What can I expect following gastric bypass surgery?
The operation will cause some pain and discomfort but this should be manageable with pain relief medication. Initially, patients will have an intravenous drip but should be able to start drinking sips of water quite soon after the operation.
Generally speaking 2–4 days after the operation patients are allowed to start drinking freely.
Usually, 4–6 weeks after the laparoscopic bypass operation patients will be back to normal activities, already seeing some weight loss. patients will progress from a pureed diet to solid food step by step.
The weight loss following a gastric bypass is generally greater than that achieved with a gastric band and studies show that on average, people lose between 66–75% of their excess weight in the two years after gastric bypass surgery.
Because of the malabsorption component of this surgery, patients may not absorb sufficient minerals and nutrients from the food for their body’s needs. This can lead to deficiencies and problems such as fatigue, poor skin, hair and nails. Patients will therefore be required to take vitamin and mineral supplements for the rest of their life and their blood will be tested usually every six months or so to ensure they are not developing any deficiencies.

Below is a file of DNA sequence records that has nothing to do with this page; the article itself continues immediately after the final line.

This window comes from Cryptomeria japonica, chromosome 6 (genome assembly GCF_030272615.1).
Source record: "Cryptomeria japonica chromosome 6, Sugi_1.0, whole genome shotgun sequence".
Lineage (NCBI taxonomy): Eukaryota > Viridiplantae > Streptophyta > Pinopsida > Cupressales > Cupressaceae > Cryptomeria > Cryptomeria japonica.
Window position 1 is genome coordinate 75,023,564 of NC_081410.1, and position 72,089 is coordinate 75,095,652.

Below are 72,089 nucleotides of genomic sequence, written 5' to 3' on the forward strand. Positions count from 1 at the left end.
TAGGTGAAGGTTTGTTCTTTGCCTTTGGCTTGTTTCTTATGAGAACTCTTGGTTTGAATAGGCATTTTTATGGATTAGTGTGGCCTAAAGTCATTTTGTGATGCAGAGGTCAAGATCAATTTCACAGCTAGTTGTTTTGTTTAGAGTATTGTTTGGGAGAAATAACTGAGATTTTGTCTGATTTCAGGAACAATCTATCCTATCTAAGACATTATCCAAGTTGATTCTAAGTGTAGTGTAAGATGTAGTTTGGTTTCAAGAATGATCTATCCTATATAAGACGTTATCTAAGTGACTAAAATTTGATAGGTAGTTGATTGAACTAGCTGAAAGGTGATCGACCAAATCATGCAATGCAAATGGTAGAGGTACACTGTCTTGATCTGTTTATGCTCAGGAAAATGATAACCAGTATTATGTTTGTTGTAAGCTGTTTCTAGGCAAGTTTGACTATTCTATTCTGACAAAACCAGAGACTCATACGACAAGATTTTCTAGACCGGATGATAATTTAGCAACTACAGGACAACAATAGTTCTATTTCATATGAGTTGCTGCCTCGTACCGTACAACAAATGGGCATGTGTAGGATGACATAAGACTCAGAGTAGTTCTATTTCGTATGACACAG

Many patients will have looser stools or diarrhoea following gastric band surgery as less water is absorbed back into the body.
As mentioned above, if a patient eats too much sugar following the surgery they will also probably suffer from dumping syndrome.
How do I know something has gone wrong?
1 – Blood clots
Symptoms can include:
- your lower leg becoming painful, achy and tender
- swelling, redness or warmth in your lower leg
- a sharp, stabbing chest pain that may be worse when breathing in
- shortness of breath or a cough
- feeling faint or dizzy
2 – Wound infection
Sometimes the wounds from your surgery can become infected while they’re healing.
Signs of a wound infection can include:
- pain in or around the wound
- red, hot and swollen skin
- pus coming from the wound
3 – A leak
In the days or weeks after a gastric bypass or sleeve gastrectomy, there’s a small chance that of a leak.
Symptoms of a leak can include:
- a fever
- a fast heartbeat
- stomach pain
- chills and shivering
- fast breathing
4 – A blockage
Sometimes the stomach or small intestine can become narrower (a stricture) or blocked after weight loss surgery.
Symptoms of a blockage can include:
- difficulty swallowing
- repeated vomiting
- stomach pain
- not needing to poo as often as usual
5 – Malnourishment
Symptoms of malnourishment following gastric bypass might not always be obvious, but can include:
- feeling tired or lacking energy all the time
- shortness of breath
- noticeable heartbeats (palpitations)
- pale skin
- pins and needles
- feeling weak
6 – Gallstones
The main symptom of gallstones is episodes of severe stomach pain that come on suddenly and typically last a few minutes to a few hours.
In a few cases, they can also cause: